New Delhi: On the night of June 30, a man tried to park his vehicle outside another’s home in Old Delhi’s Hauz Qazi area. The house-owner objected, there was a fight. Soon, a crowd gathered and assaulted the house-owner. The house-owner was Hindu, the crowd was of Muslims. A temple in the area was vandalised.
Tensions ran high. WhatsApp forwards made matters worse, with rumours of a ‘Muslim man lynched’ and a ‘temple burnt to the ground’. For the whole of July 1, Old Delhi was on edge. Traders kept their shops shut. There was heavy police presence on the ground.
However, local residents and community leaders, both Hindu and Muslim, made sure the situation did not escalate further. With the help of the police, representatives of both communities kept in touch with each other. Five people were arrested for vandalising the temple. Muslim residents volunteered to help rebuild it. There were appeals for peace from mosques’ loudspeakers.
And thus, one sensible step after sensible step, locals from both communities managed to pull their area back from the brink. On July 3, prayers were performed again at the temple that was vandalised.
Delhi: Prayers being offered at the temple in Hauz Qazi area, which was vandalised on 30 June after a clash broke out between two groups over parking in the locality on the day. pic.twitter.com/f1aDx15dju
— ANI (@ANI) July 3, 2019
The Old Delhi incident has shown what happens when leaders decide to guide, not incite, and residents choose to trust old neighbours over social media’s inflammatory calls.
The residents put up various videos, appealing for peace and asserting ‘they were brothers’.
Mufti Mukarram Sahab, the Shahi Imam of Old Delhi’s Fatehpuri mosque, condemned the temple’s vandalisation. In a video message, he appealed to people to stay calm and urged “the Muslims and the members of the Residents’ Welfare Association of the area to come forward and make up for the losses incurred.”
Haroon Yusuf, former MLA of Ballimaran, also requested the people to maintain peace and condemned rumours spread through social media.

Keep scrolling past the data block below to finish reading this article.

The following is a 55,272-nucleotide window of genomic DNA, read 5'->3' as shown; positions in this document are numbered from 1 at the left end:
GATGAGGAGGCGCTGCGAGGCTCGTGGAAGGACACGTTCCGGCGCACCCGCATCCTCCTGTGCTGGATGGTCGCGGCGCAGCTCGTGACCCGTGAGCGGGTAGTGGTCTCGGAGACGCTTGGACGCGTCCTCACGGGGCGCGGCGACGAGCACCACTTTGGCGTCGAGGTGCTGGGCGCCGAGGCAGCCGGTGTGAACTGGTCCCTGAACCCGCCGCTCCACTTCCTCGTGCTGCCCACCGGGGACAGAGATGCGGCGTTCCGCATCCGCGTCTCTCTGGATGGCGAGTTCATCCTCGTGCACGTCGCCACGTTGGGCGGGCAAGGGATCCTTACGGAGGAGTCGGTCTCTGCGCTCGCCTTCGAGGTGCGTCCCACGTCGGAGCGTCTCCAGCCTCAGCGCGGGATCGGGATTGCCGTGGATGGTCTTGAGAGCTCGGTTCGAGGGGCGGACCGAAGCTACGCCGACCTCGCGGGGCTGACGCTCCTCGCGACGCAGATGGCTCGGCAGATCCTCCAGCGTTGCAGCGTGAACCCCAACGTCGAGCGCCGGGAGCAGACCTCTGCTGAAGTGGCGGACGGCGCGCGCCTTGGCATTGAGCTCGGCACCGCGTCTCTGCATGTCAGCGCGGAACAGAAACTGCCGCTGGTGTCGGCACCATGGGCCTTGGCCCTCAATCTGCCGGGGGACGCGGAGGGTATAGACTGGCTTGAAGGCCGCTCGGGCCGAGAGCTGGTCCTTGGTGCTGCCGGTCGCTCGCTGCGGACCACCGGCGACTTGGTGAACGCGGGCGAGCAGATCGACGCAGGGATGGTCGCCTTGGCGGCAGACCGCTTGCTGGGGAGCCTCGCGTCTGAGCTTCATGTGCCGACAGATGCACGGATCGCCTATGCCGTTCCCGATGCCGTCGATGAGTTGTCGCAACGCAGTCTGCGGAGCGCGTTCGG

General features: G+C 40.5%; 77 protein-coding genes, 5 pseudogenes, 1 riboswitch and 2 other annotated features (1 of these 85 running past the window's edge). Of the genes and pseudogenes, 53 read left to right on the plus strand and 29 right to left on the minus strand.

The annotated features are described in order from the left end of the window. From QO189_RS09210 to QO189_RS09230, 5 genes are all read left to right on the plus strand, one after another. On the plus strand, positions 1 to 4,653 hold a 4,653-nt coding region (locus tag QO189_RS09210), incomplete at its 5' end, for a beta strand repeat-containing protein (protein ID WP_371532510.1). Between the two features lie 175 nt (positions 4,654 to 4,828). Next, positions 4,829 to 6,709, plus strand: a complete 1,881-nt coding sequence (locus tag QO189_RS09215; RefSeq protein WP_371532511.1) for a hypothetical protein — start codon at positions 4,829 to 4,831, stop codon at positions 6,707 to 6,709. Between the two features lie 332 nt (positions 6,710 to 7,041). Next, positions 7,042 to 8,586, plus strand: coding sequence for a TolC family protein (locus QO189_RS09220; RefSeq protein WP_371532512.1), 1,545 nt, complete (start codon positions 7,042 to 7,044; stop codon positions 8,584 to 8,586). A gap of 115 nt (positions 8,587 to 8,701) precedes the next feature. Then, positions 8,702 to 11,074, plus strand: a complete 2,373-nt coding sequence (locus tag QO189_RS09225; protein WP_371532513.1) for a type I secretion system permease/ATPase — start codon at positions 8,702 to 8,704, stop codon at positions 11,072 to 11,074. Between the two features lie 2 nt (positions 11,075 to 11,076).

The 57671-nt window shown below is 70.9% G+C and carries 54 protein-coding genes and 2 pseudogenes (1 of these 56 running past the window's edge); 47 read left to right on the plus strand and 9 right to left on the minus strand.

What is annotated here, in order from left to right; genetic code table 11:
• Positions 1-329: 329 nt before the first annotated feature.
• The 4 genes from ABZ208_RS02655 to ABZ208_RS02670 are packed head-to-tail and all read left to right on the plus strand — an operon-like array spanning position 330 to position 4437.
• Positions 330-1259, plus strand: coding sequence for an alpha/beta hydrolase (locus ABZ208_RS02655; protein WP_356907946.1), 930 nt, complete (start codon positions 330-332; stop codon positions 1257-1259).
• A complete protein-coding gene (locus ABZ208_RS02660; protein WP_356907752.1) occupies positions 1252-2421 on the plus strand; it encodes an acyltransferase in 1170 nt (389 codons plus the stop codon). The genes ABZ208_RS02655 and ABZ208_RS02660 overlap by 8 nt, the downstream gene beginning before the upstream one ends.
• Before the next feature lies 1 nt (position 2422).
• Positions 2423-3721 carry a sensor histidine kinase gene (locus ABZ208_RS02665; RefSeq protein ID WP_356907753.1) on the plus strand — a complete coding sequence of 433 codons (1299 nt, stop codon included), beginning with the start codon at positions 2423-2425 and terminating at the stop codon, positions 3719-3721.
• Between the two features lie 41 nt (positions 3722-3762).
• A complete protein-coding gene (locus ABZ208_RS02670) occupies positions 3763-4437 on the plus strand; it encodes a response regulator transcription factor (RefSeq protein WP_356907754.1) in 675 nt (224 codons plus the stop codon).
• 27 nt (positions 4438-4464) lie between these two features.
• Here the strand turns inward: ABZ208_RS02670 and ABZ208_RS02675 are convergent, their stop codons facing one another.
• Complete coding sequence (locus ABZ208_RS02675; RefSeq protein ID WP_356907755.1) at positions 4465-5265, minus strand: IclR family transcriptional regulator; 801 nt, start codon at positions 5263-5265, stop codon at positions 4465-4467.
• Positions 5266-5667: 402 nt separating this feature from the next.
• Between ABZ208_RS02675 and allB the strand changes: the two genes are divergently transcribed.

Councilors Niraj Sharma and Mohammad Sadiq urged people to not give the incident a communal angle as it could tarnish the decades-long history of harmony in one of the most historically and culturally significant areas of the national capital.
People held demonstrations with banners reading ‘we are brothers’, ‘we are neighbours’, ‘we are friends’ and ‘we don’t want violence’.
Jamshed Ali Siddiqui and Tara Chand Saxena of Aman Committee held a joint media briefing after the incident and helped reopen markets.
Jamshed Ali Siddiqui and Tara Chand Saxena of Aman Committee hold a joint media briefing. Saxena says 'Police has played a very positive role and supported us.They have assured that action will be taken against culprits. Markets should open from tomorrow' #olddelhi4peace via @ANI pic.twitter.com/at4WH1rrtb
— Purani Dilli Walo ki Baatein (@PDWKB) July 2, 2019
AAP MLA and Delhi Minister Imran Hussain told mediapersons that ‘Muslim and Hindu brothers sat down together that night at the police station and hugged’.
AAP MLA & Delhi Minister Imran Hussain on temple in Hauz Qazi area which was vandalised on 30 June opened today: Muslim & Hindu brothers sat down together that night at the police station & hugged, I was also present there. Neither Hindus nor Muslims want riots here. pic.twitter.com/MtDFqVwXeW
— ANI (@ANI) July 3, 2019
Delhi BJP vice-president Jai Prakash too went to the area and appealed for peace. “Whoever vandalised the temple should be arrested and whoever tried to break communal harmony should also be arrested. I went to the area and I appealed to people to maintain peace,” he was quoted as saying.
At a time when fights over the smallest of issues are snowballing into communal crimes, the residents of Purani Dilli, both Hindus and Muslims, have shown that level-headedness and common sense can always win over divisive rhetoric.
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